Rosettes / Window Cookies • Nan Panjereh’i • نان پنجره

Rosette Nan Panjereh  Fae's Twist & Tango

What Iranians/Persians call their traditional window cookies,  nan panjereh’i,  which is a thin, deep-fried pastry, made with intricately designed irons,  is internationally known as ‘rosettes’.  According to Wikipedia, rosette is called struva in Swedish, and is of Swedish and Norwegian origin, traditionally made during Christmas time.  But Wikipedia does not go any further and give any historical data or how it came about.  In my opinion, the origin of rosette is debatable.  After visiting the city of Xian in China, where  Silk Road  caravans originated and began in 200BC during Han Dynasty, I learned that just because something has been in certain countries’  traditions, cultures, cuisines for ± 2000 years, does not really mean that it originated there.

Rosette Irons

There are many other countries that consider rosettes their traditional dessert. Among them are:
° In Finland, rosettes/tip-paleivät may be served at Vappu/May Day celebration.
° In Ukraine, rosette is called khrustiki (crunchies)
° Turkish and Malaysian/Muslim rosettes/demir tatlısı are traditional pastries.
° In Mexico, they are called buñuelos.
° In the southern Indian state of Kerala, achappam are made for special occasions.
° Sri Lankans call them kokis.
° And, In Iran, nan [1] panjereh’is/window-cookies are served especially during Naw-Ruz.

[1]  In Farsi and some other languages, the word  ‘nan‘  means both  bread and cookie.

Rosettes / Window Cookies • Nan Panjereh'i • نان پنجره

  • Servings: 48 cookies
  • Time: 1½ ~ 2 Hrs
  • Difficulty: Diffucult
  • Print

Recipe by:   Fae’s Twist & Tango   (fae-magazine.com)

Rosette Nan Panjereh Fae's Twist & Tango INGREDIENTS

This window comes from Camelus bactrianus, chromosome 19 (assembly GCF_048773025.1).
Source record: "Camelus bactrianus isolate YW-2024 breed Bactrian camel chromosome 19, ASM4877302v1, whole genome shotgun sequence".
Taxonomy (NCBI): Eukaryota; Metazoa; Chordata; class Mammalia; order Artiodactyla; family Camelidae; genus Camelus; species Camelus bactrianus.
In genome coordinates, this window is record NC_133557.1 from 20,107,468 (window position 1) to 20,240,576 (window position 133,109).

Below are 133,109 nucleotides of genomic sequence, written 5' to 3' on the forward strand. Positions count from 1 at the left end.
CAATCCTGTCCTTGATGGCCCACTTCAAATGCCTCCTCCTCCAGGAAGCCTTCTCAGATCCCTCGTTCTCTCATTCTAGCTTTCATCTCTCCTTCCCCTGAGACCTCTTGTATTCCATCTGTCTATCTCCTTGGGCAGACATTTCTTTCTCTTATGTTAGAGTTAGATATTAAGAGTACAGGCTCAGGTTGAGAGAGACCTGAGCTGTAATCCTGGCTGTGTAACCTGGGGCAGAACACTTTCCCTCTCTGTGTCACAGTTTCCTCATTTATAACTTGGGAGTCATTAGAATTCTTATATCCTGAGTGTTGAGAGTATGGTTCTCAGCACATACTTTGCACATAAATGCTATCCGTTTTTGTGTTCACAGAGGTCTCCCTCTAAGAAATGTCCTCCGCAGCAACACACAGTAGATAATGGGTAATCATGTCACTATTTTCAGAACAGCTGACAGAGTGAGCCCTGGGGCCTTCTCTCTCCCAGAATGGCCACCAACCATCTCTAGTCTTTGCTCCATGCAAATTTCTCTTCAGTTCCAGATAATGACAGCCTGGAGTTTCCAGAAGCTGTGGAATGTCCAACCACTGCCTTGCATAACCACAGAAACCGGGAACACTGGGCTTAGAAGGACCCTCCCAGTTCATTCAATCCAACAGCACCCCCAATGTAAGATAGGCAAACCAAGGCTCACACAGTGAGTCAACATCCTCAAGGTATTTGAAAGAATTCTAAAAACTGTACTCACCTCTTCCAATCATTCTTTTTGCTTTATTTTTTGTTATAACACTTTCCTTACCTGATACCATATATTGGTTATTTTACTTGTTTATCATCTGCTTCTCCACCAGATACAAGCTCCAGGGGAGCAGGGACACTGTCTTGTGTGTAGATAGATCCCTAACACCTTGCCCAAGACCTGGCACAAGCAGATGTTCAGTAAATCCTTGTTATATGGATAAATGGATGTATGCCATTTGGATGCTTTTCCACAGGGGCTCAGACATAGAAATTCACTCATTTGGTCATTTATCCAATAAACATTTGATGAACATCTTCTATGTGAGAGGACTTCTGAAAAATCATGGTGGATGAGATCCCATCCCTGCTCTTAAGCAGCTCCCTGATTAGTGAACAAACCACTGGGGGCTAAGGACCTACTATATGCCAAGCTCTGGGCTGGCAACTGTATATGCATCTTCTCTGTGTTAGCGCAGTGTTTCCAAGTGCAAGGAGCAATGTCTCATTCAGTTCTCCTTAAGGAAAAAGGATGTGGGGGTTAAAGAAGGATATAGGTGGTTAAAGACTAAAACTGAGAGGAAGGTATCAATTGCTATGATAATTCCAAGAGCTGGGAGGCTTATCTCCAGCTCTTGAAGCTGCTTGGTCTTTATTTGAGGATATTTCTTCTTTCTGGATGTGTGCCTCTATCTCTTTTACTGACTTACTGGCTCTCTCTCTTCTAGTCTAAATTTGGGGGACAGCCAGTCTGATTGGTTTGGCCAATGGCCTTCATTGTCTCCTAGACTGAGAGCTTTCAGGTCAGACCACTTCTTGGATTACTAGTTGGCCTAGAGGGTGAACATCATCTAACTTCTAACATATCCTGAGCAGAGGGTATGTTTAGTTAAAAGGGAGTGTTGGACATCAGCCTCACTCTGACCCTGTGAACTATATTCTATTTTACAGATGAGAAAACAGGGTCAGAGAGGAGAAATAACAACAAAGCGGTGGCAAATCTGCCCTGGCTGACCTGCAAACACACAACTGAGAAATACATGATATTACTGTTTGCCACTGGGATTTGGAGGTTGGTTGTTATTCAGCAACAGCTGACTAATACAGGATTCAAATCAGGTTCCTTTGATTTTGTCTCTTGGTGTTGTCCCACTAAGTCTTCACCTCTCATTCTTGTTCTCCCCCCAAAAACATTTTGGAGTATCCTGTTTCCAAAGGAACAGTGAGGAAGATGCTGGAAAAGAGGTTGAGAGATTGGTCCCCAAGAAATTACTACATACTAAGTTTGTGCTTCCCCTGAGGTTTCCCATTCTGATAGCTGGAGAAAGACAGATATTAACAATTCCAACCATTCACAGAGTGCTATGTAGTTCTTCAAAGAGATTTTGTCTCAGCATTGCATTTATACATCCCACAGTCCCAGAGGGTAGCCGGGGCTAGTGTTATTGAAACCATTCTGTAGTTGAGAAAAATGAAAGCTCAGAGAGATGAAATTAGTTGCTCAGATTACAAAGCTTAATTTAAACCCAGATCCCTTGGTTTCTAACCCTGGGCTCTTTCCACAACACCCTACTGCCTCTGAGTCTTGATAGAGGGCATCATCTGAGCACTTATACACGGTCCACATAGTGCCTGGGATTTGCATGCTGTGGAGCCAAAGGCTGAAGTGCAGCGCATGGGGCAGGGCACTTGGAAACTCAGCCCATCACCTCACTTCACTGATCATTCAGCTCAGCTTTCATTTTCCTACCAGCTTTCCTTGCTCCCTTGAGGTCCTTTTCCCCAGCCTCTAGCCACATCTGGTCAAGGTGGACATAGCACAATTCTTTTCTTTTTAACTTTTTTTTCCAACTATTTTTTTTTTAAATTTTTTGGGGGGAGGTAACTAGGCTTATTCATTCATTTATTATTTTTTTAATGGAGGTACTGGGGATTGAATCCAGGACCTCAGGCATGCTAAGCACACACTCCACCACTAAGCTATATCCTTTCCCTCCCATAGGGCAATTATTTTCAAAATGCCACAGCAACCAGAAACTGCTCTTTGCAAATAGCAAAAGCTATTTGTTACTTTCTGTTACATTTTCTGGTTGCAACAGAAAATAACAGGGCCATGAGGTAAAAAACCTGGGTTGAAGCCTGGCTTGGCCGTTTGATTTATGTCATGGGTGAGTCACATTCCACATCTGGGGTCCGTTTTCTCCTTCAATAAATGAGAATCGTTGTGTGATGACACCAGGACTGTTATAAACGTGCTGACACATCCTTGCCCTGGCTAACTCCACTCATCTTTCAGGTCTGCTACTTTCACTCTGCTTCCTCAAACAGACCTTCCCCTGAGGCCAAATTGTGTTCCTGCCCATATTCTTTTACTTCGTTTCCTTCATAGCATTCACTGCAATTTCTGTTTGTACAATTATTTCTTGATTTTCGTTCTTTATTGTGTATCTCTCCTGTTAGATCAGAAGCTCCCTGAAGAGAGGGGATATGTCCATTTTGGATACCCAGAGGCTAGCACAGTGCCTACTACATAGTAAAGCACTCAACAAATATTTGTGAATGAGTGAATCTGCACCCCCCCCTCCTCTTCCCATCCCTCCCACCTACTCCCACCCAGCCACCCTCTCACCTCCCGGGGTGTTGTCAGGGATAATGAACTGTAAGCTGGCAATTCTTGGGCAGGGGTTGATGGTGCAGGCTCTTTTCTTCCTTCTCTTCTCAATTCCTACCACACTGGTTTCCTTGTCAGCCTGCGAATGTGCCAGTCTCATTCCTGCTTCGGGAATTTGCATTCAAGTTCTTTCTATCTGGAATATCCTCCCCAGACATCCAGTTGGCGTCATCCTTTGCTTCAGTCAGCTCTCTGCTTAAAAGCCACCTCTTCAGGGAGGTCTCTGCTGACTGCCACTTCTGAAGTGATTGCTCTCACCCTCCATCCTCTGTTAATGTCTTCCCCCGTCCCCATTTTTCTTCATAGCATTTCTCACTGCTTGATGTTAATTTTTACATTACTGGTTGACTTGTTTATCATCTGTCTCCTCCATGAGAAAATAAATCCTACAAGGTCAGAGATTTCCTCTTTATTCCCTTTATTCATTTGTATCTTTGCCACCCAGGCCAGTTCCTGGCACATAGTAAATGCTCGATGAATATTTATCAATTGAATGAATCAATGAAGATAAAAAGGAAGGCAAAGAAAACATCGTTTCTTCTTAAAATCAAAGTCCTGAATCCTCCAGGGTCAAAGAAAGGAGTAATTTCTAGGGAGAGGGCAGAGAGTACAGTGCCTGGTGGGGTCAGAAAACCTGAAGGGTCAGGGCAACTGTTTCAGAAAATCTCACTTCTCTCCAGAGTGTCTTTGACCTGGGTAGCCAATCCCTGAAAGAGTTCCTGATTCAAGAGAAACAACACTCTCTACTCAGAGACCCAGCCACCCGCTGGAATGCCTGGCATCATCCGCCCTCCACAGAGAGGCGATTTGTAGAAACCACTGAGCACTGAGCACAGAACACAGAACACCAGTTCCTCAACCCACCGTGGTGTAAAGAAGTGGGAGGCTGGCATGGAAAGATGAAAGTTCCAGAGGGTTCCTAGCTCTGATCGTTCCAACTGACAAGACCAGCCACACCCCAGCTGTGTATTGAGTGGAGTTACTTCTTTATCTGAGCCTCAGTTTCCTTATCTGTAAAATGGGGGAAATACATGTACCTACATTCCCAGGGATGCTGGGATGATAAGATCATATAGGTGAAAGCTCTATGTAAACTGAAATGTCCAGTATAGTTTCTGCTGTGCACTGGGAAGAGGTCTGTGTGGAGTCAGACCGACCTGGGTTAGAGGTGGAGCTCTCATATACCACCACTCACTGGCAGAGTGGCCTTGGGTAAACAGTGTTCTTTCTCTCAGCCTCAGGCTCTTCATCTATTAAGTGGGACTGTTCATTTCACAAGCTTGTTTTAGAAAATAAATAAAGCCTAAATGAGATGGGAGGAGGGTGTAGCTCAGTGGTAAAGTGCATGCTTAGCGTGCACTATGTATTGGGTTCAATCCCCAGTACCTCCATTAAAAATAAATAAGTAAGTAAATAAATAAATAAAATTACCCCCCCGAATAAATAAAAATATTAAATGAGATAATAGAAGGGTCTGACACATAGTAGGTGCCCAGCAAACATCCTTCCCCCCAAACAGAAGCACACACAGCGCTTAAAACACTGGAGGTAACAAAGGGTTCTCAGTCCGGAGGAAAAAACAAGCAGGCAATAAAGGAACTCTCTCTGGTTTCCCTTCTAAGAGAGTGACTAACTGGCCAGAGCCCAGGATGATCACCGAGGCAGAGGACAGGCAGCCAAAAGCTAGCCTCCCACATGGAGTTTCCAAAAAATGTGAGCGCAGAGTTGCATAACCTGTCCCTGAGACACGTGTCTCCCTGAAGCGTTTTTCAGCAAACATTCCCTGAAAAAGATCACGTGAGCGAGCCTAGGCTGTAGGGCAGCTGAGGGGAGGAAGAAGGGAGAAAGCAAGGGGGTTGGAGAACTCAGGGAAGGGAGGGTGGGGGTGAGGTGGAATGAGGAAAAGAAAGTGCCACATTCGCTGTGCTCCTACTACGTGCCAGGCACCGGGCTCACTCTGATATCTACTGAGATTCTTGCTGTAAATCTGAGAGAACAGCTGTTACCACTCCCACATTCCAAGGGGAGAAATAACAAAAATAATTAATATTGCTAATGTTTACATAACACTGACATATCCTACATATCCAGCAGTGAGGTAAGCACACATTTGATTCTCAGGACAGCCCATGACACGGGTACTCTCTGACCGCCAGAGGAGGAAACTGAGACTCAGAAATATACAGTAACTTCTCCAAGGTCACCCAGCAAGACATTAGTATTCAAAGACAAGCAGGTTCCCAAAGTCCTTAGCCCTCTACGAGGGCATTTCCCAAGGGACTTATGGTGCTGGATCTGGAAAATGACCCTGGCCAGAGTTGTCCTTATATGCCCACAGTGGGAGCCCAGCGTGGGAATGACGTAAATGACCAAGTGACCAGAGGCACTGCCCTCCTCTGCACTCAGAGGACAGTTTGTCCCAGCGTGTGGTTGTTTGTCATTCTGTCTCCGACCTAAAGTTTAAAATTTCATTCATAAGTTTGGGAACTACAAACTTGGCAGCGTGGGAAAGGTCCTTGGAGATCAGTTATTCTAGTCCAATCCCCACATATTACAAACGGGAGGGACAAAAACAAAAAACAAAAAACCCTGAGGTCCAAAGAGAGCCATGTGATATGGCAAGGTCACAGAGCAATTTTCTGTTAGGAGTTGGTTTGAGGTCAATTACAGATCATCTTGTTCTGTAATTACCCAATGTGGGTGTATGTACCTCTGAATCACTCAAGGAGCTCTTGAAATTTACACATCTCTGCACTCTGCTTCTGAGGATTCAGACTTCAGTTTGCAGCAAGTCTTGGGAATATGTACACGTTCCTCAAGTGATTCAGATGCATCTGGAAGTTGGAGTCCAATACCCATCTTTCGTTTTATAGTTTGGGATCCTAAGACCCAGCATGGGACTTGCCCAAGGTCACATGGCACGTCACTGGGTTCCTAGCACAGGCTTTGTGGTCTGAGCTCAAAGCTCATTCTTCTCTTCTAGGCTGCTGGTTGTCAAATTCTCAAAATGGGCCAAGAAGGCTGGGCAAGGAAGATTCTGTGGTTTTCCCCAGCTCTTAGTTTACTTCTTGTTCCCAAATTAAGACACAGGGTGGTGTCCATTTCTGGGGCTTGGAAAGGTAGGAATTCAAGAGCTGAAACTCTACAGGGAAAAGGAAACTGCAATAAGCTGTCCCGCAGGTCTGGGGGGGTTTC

For the batter
•   4  eggs
•   3 Tbsp  granulated sugar (authentic Iranian recipe does not use sugar)
•   128 gr/1 cup sifted, unbleached, all-purpose flour
•   64 gr/1/2 cup sifted, corn starch -or- sifted, unbleached, all-purpose flour
•   pinch (1/16 tsp)  salt   (authentic Iranian recipe does not use salt)
•   2 Tbsp rosewater (may be substituted by 1½ Tbsp water + 1 tsp pure vanilla extract)
•   high smoke point vegetable oil for deep frying

For garnish
•   43 gr/1/3 cup confectioner’s sugar
•   ½ ~ 1 tsp ground cardamom
•   20 gr/2 Tbsp coarsely ground, unsalted pistachios (optional)

DIRECTIONS

◊  Using an electric beater, on high, in a large bowl, beat the eggs and sugar until light in color and foamy (3~4 minutes). Lower the speed of the beater to lowest, as the beater is running, gradually sprinkle the flour, corn starch, salt, rosewater. Stop the beater and using a silicone spatula, scraping the sides and bottom of the bowl, mix well. Cover the bowl and let the batter rest in the refrigerator for 30 minutes.

To fry rosettes:
◊  See important tips below[2]. Also view this 1 minute  video  before continuing to read, to get some idea how it is done.

◊  Attach rosette iron(s) to handle.